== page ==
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Learning Using Multiple Displays with Connectivity to Remote-Based Students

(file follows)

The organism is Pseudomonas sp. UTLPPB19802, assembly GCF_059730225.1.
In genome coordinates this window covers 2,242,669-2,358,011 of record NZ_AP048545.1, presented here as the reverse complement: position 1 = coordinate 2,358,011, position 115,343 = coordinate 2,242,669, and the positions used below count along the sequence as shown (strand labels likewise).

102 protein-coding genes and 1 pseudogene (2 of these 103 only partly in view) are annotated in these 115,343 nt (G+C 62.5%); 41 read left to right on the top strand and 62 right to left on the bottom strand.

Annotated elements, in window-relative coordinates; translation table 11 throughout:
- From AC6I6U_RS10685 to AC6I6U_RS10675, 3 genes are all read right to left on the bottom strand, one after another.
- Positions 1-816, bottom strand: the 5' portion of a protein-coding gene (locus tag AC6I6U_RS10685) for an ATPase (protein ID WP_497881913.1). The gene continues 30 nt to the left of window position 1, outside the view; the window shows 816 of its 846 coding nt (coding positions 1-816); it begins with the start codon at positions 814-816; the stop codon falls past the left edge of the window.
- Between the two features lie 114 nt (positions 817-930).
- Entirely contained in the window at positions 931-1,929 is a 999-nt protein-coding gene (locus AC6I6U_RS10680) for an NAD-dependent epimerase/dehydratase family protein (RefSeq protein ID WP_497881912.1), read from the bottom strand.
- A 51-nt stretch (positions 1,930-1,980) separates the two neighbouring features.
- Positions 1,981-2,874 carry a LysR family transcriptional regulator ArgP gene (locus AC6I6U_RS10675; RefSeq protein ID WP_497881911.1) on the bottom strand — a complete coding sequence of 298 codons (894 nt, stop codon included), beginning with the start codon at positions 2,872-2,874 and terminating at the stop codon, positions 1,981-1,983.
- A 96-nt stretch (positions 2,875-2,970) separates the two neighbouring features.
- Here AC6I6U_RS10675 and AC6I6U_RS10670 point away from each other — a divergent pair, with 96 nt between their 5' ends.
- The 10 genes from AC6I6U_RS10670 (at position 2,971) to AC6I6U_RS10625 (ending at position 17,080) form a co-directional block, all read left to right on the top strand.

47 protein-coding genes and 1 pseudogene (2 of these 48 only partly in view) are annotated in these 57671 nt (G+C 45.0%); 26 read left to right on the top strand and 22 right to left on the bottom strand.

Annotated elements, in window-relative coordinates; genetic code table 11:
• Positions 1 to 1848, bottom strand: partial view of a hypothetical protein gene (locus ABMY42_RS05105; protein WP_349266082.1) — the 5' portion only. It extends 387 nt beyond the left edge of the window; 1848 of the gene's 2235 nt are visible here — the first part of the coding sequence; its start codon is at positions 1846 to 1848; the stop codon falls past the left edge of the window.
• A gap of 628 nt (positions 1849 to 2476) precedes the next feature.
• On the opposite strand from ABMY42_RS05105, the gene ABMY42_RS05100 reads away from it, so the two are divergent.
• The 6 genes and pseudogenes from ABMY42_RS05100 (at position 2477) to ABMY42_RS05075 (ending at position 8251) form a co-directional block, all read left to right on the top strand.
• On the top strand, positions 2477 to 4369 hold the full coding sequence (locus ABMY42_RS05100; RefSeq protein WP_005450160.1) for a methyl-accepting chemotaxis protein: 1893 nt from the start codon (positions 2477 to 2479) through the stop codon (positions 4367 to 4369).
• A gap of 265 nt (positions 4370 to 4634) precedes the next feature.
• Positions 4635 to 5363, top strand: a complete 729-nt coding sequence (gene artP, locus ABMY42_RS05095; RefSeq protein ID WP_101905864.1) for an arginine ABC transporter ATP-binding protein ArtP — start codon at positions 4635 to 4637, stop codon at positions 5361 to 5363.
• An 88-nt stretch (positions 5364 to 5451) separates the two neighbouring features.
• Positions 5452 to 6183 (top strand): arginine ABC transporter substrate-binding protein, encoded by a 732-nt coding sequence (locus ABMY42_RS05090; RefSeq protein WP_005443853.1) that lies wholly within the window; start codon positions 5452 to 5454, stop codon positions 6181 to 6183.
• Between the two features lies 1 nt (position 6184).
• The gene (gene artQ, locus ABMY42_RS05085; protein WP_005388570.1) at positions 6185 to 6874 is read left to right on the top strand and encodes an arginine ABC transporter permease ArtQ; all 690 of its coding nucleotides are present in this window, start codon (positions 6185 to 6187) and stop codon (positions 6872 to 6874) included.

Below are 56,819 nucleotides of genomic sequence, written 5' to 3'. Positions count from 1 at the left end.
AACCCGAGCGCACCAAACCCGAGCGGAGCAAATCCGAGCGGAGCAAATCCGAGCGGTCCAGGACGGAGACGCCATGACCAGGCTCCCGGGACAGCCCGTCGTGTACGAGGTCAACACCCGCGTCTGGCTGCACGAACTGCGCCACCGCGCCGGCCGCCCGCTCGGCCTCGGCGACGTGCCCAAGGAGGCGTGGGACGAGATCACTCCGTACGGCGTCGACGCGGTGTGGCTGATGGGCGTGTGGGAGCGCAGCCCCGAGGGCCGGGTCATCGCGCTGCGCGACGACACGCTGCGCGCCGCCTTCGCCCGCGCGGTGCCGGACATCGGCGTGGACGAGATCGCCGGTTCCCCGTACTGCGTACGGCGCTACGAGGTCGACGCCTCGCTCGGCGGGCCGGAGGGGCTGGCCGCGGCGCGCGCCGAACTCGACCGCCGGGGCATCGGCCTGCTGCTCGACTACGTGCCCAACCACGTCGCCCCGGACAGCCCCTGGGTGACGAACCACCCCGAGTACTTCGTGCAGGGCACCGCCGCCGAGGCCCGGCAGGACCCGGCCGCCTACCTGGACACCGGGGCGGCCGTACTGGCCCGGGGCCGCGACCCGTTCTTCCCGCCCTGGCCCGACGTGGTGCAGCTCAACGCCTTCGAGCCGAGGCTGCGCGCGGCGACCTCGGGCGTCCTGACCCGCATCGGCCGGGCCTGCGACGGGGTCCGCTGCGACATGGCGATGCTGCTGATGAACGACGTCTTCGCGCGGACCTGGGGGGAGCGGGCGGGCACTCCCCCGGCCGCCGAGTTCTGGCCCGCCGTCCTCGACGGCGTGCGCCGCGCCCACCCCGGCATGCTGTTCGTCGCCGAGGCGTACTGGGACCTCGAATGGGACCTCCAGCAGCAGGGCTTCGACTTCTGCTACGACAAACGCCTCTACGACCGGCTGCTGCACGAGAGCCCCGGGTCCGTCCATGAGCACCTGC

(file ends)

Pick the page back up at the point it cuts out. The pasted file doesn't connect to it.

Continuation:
Transform Teaching and Learning with Virtual Chalk and Multiple Displays by Duncan Peberdy Consultant – Digital Learning Spaces www.learnfromanywhere.co.uk duncan@learnfromanywhere.co.uk 07887 628567  Synopsis Many STEM teachers still prefer the use of chalkboards.  As formulae and equations are constructed, the friction of chalk on the surface slows writing and accompanies the verbal explanations as students copy down their own versions.   Many attempts have been made to bring such scenarios into the digital age.  Some favour the use of visualisers, but even where two are used on a forward-facing lectern and projected on to the wall behind, the writing areas are small and once content is erased it can’t be re-introduced without recreating it.  Dry-wipe boards have a tendency to speed up the writing, as do the glass surfaces on many interactive screens. In the Netherlands, where development and research with using multiple digital displays for STEM teaching started in 2012, the student experience and academic outcomes have been positive: •	Students enjoy the greater information persistence and         the ability to review the content after class has ended.   •	Compared to similar ability students not using multiple         displays, students achieved higher grades and were less        likely to discontinue their studies. Adoption of systems developed in The Netherlands have been held back by the relatively high cost of equipping a room, and the requirement for the room to have a high ceiling so that a large front wall is available for the giant projector image containing a 2 x 2 matrix of images.  Otherwise, this development – unlike the use of visualisers and other attempts to use technology - provides the large writing canvas cherished by STEM practices. UK STEM Wall Development In 2014, in conjunction with Jisc and five UK universities [Manchester, Newcastle, Nottingham Trent, Teesside and West of Scotland] I set out to develop a Digital Learning Platform to solve the requirement that universities and many more expressed for bringing STEM teaching into the digital age.  Although that project ended in 2015 without a go-to-market development, I’ve continued to explore the potential for a compelling solution, which The STEM Wall now provides.  Potential Benefits to [Digital] Teaching An unlimited canvas can be created, with any content intuitively viewed on each of the available displays.  For example, four screens of hand-written STEM, or a combination of PPT slides, web browsers, photos, handwriting, etc. One screen could host a gallery of remote students connecting via Microsoft Teams, for example. A specific interactive input screen incorporates technology that slows down writing in the same way that chalkboards behave. Forward-facing design maintains eye contact between the tutor and students, providing the opportunity to recognise understanding [or not] from displayed body language.    Information can be presented in a linear or random formation. Two screens could be used to present information in English with replication on the other two screens in a different language to better support the learning of international students. Possibilities beyond just STEM.  Consider the benefits to Fine Art, Architecture, Greek History or the presentation of complex research of using multiple displays so that different visual content can be compared and contrasted in a single visual panorama.  Information on show for longer, and which is digitally captured for review after the session, helps those students with requirements for reasonable adjustments to their learning. Student Learning Using Multiple Displays Does an increased amount of information on display improve or reduce both the experience and academic effectiveness for students? In 2010, Dr. Brett Bligh [Learning Research Systems Developer] and Dr. Katharina Lorenz [Associate Professor of Classical Studies] published an article that discussed innovative postgraduate teaching sessions in Classics using the Multi-Slides presentation system.  In the Visual Learning Lab at the University of Nottingham, a Centre for Excellence in Teaching and Learning funded by HEFCE, six projectors were able to simultaneously display six consecutive slides from a single PowerPoint Presentation. “From a technological point of view, the system was able to display the material in a visually commanding manner, and allowed the transition between slides or sets of slides to occur quickly and unobtrusively. Observers noted a “loosened” discussion structure, less granularly bounded than a traditional PowerPoint presentation but still linear. Though the tutor had chosen the evidence arrayed in front of them and sometimes provided exemplar analysis, students were free to comment on any piece of evidence which was currently displayed. Students constructed analytical arguments by referring to evidence, which they could access using simple eye and head movements rather than traversing backwards and forwards through the presentation file, and used gesturing to illustrate to others the ways in which their arguments referred to the imagery within the room. Meanwhile, the tutor changed her teaching habits in easy ways which took advantage of the new medium. The presentation files started to be constructed in advance with the materials arranged in 6-slide chunks and specifically designed to trigger the kinds of discussions seen within the sessions. During the sessions themselves, the tutor began to direct the gaze of the audience around the room by using physical movement as a tool, standing adjacent to materials where appropriate while sometimes retreating to stand behind the students when the situation required them to choose their own visual focus points.” Bligh and Lorenz also noted that “teaching using large information displays has a successful history evidenced by the tradition of multiple [sliding] blackboards within Mathematics.” And in their conclusion added, “as an early example of the impact upon learning and teaching that new multiple display technologies can have, these sessions have provided useful insight. Within human-computer interaction research, it has been recognised for a while that the use of large displays can boost commercial productivity, while the ability to balance multiple pieces of information is recognised as a key element of expertise within many fields.” Whilst Multi-Slides was restricted to just pushing linear PowerPoint slides onto multiple displays, STEM Wall can distribute any real-time or prepared content to any display.  When display space is restricted, complex concepts are reduced to simplistic bullet points, and with single digital displays the new content replaces the previous.  STEM Wall allows both teaching and the presentation of complex research to benefit from having multiple displays in a single visual panorama where scaffolding of information can take place whilst reference material is still on display so that connections, comparisons, and contrasts can be made, advancing learning and understanding. STEM Wall and Student Participation Whilst STEM Wall was conceived as an in-room solution for evolving STEM teaching practices into the digital age, the digital age, thanks to COVID19, has been moved on exponentially during 2020.  Campus-based institutions, with much larger overheads and a student destination for personal and social development in addition to academic rigour, must not compete with online-only providers.  Instead, they must deploy digital systems that engage remote-based students in real-time classes which inspire and engage them and provide them with a sense of belonging that being on campus provides. STEM Wall provides full connectivity to both in-class and remote based-students - and therefore perfect too for Hybrid instruction – who can contribute and view material in a two-way flow.  YOUR CALL TO ACTION The US manufacturer of STEM Wall is now looking for a partner university in the UK to deploy the first UK system and collaborate on determining the best installation, learning design, pedagogic practices, training, technical support, etc.    At full price, STEM Wall is already around a 50% reduction on the multiple display system developed in the Netherlands, and the UK partner institution will benefit from a substantial partner discount. Opportunities: 1.	To join a STEM Wall on-line demonstration in early        October.  Register your interest with Duncan Peberdy directly. duncan@learnfromanywhere.co.uk  2.	Enquire about becoming the UK Partner Institution* Register your interest with Duncan Peberdy directly duncan@learnfromanywhere.co.uk 3.	Join the Learn From Anywhere mailing list and keep up        to date on STEM Wall, the Visual Learning Lab and other   	exciting digital learning space developments. http://www.learnfromanywhere.co.uk/newsletter.htm  *Learn From Anywhere is also looking for a UK Partner institution for the first deployment of the Visual Learning Lab [VLL] with support from Intel and ViewSonic. Register your interest with Duncan Peberdy directly. duncan@learnfromanywhere.co.uk NEWSLETTER NEWSLETTER